Sleep tight

Controversies over why animals sleep

source: Emma Young
New Scientist vol 197 no 2647, March 15 2008
starts p 34, 5 pages long

Researchers disagree on why animals sleep. Some researchers see sleep as having a biological function. University of California, Los Angeles' Jerry Siegel, argues that sleep may have evolved to protect animals and conserve energy.

REM, or rapid eye movement, sleep, when the brain is active, is linked to memory improvement, and seeing patterns and rules, according to studies with humans. Dolphins, however, may not experience REM sleep, Siegel notes. Meanwhile, Oleg Lyamin, from Russia's Utrish Dolphinarium in Moscow, has found that fur seals use just one hemisphere for sleeping, at any given time, and have very low REM levels, during their hunting expeditions at sea, but their sleep patterns change to resemble those of other mammals their size when they return to land. They also do not experience REM rebound, unlike dogs or humans deprived of REM sleep.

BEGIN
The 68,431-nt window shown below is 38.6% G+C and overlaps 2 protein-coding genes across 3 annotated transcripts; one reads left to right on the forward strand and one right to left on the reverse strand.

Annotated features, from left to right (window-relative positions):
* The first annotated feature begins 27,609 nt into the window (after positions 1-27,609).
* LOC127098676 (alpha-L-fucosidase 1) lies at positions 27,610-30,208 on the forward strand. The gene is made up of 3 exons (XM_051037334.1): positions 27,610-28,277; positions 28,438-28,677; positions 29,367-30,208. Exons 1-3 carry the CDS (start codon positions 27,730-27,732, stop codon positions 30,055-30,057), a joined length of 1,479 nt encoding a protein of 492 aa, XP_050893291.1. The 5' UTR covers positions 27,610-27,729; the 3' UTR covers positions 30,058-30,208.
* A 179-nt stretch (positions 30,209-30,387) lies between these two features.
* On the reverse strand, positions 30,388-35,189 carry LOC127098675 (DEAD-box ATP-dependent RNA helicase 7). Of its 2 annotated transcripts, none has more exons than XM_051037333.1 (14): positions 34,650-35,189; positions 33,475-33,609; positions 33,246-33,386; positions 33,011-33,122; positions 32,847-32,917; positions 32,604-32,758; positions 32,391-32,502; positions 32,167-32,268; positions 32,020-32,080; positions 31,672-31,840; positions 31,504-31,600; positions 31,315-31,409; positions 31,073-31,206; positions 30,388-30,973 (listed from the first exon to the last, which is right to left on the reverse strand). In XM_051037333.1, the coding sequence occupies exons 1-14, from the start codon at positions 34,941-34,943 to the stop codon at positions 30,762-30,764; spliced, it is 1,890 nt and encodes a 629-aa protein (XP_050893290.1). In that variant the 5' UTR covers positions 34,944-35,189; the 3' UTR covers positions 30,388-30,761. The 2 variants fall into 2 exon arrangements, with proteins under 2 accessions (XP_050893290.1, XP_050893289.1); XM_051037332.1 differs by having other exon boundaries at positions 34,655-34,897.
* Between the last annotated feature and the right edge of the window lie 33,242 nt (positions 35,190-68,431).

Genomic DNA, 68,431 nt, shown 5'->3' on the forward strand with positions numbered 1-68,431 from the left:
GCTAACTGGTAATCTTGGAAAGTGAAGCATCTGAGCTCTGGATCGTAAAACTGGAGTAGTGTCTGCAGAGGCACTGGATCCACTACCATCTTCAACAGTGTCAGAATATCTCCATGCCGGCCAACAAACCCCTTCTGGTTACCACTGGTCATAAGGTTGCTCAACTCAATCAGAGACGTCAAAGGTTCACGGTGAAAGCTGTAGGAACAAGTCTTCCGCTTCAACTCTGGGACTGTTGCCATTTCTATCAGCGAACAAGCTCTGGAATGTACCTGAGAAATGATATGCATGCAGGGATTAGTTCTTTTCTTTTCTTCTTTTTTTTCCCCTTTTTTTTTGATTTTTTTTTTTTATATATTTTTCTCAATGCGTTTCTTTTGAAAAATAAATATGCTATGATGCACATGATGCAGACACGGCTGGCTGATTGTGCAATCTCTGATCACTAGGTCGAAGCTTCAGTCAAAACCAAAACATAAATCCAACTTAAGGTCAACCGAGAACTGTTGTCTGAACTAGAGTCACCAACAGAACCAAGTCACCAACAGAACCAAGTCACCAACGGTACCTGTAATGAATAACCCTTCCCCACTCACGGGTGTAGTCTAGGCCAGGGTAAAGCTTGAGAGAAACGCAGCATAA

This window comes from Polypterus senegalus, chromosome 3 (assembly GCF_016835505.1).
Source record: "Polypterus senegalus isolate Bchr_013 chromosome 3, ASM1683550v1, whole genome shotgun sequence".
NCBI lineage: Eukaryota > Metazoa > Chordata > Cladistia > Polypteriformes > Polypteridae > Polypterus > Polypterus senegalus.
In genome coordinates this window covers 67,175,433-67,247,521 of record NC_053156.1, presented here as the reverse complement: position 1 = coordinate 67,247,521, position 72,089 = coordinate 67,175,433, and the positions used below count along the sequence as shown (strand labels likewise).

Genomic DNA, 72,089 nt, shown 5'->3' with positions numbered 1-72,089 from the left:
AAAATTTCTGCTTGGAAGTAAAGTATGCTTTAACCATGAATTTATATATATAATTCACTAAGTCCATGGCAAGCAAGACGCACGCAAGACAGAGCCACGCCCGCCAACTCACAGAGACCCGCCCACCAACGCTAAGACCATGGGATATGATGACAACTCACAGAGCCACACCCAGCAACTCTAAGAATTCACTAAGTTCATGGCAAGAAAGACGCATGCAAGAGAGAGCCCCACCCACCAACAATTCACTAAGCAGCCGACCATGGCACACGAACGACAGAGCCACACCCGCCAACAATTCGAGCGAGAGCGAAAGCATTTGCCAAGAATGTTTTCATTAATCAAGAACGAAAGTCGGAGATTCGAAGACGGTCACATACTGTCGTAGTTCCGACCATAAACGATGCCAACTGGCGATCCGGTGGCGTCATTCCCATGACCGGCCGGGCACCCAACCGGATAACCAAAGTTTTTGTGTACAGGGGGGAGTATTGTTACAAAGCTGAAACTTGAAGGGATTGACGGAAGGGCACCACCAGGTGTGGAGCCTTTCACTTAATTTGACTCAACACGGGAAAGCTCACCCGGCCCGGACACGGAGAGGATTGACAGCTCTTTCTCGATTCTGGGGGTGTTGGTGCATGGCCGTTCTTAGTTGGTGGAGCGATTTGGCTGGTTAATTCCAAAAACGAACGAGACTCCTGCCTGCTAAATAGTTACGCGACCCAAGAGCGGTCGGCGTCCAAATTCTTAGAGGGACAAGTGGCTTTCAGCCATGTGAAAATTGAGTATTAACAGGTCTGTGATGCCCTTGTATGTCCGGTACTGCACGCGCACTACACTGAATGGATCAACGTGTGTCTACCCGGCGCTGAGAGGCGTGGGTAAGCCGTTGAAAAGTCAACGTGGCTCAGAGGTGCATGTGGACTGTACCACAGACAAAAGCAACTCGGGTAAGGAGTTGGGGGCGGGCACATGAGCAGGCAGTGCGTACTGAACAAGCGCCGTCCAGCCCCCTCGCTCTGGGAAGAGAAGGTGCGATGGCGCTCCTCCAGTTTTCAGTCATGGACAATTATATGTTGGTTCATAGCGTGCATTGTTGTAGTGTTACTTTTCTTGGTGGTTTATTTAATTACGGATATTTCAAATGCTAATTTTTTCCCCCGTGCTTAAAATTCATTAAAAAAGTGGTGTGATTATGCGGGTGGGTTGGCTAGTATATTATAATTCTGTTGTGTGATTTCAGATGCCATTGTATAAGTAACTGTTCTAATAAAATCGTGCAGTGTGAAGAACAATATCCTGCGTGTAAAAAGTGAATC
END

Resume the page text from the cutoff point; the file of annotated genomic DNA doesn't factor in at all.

Siegel argues that a possible function of REM sleep is to permit animals to wake up more alert than if they were woken when not in REM sleep. REM could also, he suggests, help keep brainstems active, so would not be needed by dolphins with one hemisphere awake. Meanwhile, Chiara Cirelli, from University of Wisconsin Madison's Center for Sleep and Consciousness, argues that non-REM sleep is important in moderating synaptic connections in mammals and birds.

Siegel does not discount biological functions of sleep, but argues that it is unlikely to perform a key function. He notes that bullfrogs do not sleep. Giraffes sleep very little, and lions sleep some 14 hours daily. John Lesku, from Germany's Max Planck Institute for Ornithology, Starnberg, has discovered that larger brains tend to be liniked to higher levels of REM sleep, and that sleep patterns tend to be similar between species that have close genetic relationships.

Siegel argues that being awake is more risky than being asleep. Bats that eat flies which can only be found for a few hours a day tend to sleep the rest of the time. Isabelle Capellini, from England's University of Durham, sees sleep as having evolved for biological reasons, with ecological factors affecting how long animals sleep. Siegel, on the other hand, places more importance on ecological than on biological factors.